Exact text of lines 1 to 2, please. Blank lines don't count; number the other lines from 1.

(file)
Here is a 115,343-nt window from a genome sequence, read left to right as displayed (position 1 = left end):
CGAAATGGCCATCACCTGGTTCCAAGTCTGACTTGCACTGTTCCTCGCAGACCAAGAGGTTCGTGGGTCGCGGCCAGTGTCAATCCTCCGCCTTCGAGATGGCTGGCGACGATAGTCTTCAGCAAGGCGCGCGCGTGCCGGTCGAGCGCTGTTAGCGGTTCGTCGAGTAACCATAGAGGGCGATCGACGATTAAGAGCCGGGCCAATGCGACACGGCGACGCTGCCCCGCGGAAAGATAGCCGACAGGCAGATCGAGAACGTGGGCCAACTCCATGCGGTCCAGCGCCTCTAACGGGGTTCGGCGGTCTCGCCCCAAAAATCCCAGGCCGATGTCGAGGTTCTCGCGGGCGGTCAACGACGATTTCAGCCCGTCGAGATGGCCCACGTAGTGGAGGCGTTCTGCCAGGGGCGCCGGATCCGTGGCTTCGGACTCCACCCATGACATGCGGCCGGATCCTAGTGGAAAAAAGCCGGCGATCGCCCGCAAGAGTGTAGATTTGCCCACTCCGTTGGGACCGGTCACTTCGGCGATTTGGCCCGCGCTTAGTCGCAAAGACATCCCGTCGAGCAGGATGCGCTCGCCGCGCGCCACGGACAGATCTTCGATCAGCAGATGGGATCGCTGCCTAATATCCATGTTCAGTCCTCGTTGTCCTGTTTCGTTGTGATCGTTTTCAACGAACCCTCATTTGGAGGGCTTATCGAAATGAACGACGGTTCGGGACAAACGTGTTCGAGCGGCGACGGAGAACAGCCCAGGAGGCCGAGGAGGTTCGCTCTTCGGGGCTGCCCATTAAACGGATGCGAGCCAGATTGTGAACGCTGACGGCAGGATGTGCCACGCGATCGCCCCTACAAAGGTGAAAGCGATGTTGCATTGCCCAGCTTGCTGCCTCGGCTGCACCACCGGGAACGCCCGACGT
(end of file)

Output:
Here is a 115,343-nt window from a genome sequence, read left to right as displayed (position 1 = left end):
CGAAATGGCCATCACCTGGTTCCAAGTCTGACTTGCACTGTTCCTCGCAGACCAAGAGGTTCGTGGGTCGCGGCCAGTGTCAATCCTCCGCCTTCGAGATGGCTGGCGACGATAGTCTTCAGCAAGGCGCGCGCGTGCCGGTCGAGCGCTGTTAGCGGTTCGTCGAGTAACCATAGAGGGCGATCGACGATTAAGAGCCGGGCCAATGCGACACGGCGACGCTGCCCCGCGGAAAGATAGCCGACAGGCAGATCGAGAACGTGGGCCAACTCCATGCGGTCCAGCGCCTCTAACGGGGTTCGGCGGTCTCGCCCCAAAAATCCCAGGCCGATGTCGAGGTTCTCGCGGGCGGTCAACGACGATTTCAGCCCGTCGAGATGGCCCACGTAGTGGAGGCGTTCTGCCAGGGGCGCCGGATCCGTGGCTTCGGACTCCACCCATGACATGCGGCCGGATCCTAGTGGAAAAAAGCCGGCGATCGCCCGCAAGAGTGTAGATTTGCCCACTCCGTTGGGACCGGTCACTTCGGCGATTTGGCCCGCGCTTAGTCGCAAAGACATCCCGTCGAGCAGGATGCGCTCGCCGCGCGCCACGGACAGATCTTCGATCAGCAGATGGGATCGCTGCCTAATATCCATGTTCAGTCCTCGTTGTCCTGTTTCGTTGTGATCGTTTTCAACGAACCCTCATTTGGAGGGCTTATCGAAATGAACGACGGTTCGGGACAAACGTGTTCGAGCGGCGACGGAGAACAGCCCAGGAGGCCGAGGAGGTTCGCTCTTCGGGGCTGCCCATTAAACGGATGCGAGCCAGATTGTGAACGCTGACGGCAGGATGTGCCACGCGATCGCCCCTACAAAGGTGAAAGCGATGTTGCATTGCCCAGCTTGCTGCCTCGGCTGCACCACCGGGAACGCCCGACGT